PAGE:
Christmas cards from David’s Hong Kong tailor, Gene Loo

The birds, butterflies and balmy, balmy breezes are still with us in this part of the world. The winter is all over here, so we have been told, although quite frankly I was not aware that winter had even started. Last week the temperature DROPPED way down to 70 or so and the natives nearly froze to death. Some people around here were saying that this year was the longest and coldest winter Cambodia had ever had! Well, I’m all confused. If that was their idea of a long and cold winter I’d sure hate to be here for a “mild” winter. I’m still sweating.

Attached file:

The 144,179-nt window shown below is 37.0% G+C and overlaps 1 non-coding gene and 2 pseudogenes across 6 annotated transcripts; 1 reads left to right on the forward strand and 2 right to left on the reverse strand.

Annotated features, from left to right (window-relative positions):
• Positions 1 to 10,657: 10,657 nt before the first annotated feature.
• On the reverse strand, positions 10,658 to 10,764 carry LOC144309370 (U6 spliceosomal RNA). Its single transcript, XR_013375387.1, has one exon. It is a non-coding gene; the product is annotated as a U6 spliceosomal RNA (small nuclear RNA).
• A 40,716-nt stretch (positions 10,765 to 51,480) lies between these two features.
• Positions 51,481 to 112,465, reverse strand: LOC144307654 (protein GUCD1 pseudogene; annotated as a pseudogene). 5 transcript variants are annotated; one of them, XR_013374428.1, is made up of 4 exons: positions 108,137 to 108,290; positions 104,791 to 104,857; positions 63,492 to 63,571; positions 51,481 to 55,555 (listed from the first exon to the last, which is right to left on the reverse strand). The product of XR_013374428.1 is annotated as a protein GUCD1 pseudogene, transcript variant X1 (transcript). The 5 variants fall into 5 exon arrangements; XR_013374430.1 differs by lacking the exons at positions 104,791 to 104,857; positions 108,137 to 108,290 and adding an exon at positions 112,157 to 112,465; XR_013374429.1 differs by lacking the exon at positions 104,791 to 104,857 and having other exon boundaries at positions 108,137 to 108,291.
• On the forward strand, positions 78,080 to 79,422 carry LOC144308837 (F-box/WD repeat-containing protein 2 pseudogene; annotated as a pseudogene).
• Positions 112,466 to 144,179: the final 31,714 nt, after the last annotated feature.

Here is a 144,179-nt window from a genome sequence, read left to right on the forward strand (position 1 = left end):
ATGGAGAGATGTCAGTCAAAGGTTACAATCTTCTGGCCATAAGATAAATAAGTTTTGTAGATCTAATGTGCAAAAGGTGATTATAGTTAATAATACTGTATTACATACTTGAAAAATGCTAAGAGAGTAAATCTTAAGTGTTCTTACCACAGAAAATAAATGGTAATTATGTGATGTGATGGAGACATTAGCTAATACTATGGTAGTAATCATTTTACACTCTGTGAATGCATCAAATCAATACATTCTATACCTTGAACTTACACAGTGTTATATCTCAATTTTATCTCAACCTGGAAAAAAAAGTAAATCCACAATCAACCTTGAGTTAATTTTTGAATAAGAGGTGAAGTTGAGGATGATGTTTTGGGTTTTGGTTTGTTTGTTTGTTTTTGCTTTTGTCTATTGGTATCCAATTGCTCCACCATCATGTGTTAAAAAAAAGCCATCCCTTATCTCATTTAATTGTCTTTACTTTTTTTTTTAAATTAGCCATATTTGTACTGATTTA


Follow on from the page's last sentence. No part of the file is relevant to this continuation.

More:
Well, mon pere et frere, I must be away. Tomorrow is the big night of our Christmas banquet and we are all going to bed early in preparation for the big event. We finish work here on Friday morning both this week and next. Whoops! Nearly out of paper. Expect I’ll be hearing from you in a day or so. I’ll write again right after the 25th to tell you how we got along on Christmas Day. Thanks again for your terrific parcel.

Love, Dave.